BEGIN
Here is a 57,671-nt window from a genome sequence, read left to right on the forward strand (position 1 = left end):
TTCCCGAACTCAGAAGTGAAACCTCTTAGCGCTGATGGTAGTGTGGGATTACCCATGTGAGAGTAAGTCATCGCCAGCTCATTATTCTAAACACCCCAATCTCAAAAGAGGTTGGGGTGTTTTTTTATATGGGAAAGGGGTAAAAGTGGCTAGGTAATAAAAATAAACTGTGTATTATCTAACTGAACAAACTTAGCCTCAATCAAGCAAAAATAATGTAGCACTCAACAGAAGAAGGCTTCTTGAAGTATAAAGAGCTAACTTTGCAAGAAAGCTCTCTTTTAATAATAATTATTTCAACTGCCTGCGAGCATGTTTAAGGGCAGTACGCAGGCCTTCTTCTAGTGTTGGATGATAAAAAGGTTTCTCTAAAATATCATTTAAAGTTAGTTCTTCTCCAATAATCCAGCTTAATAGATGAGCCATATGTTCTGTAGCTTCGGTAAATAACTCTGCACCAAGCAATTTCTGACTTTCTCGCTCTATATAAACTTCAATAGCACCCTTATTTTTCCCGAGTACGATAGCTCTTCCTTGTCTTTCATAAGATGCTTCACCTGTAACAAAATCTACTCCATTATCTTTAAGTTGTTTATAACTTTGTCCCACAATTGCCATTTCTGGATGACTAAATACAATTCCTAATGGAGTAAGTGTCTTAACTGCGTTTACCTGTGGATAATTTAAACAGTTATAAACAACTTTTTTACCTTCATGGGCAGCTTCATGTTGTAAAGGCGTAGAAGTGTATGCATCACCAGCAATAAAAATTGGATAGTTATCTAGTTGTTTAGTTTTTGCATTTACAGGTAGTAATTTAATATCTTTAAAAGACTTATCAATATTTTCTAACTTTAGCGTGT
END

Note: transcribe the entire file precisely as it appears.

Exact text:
Here is a 57,671-nt window from a genome sequence, read left to right on the forward strand (position 1 = left end):
TTCCCGAACTCAGAAGTGAAACCTCTTAGCGCTGATGGTAGTGTGGGATTACCCATGTGAGAGTAAGTCATCGCCAGCTCATTATTCTAAACACCCCAATCTCAAAAGAGGTTGGGGTGTTTTTTTATATGGGAAAGGGGTAAAAGTGGCTAGGTAATAAAAATAAACTGTGTATTATCTAACTGAACAAACTTAGCCTCAATCAAGCAAAAATAATGTAGCACTCAACAGAAGAAGGCTTCTTGAAGTATAAAGAGCTAACTTTGCAAGAAAGCTCTCTTTTAATAATAATTATTTCAACTGCCTGCGAGCATGTTTAAGGGCAGTACGCAGGCCTTCTTCTAGTGTTGGATGATAAAAAGGTTTCTCTAAAATATCATTTAAAGTTAGTTCTTCTCCAATAATCCAGCTTAATAGATGAGCCATATGTTCTGTAGCTTCGGTAAATAACTCTGCACCAAGCAATTTCTGACTTTCTCGCTCTATATAAACTTCAATAGCACCCTTATTTTTCCCGAGTACGATAGCTCTTCCTTGTCTTTCATAAGATGCTTCACCTGTAACAAAATCTACTCCATTATCTTTAAGTTGTTTATAACTTTGTCCCACAATTGCCATTTCTGGATGACTAAATACAATTCCTAATGGAGTAAGTGTCTTAACTGCGTTTACCTGTGGATAATTTAAACAGTTATAAACAACTTTTTTACCTTCATGGGCAGCTTCATGTTGTAAAGGCGTAGAAGTGTATGCATCACCAGCAATAAAAATTGGATAGTTATCTAGTTGTTTAGTTTTTGCATTTACAGGTAGTAATTTAATATCTTTAAAAGACTTATCAATATTTTCTAACTTTAGCGTGT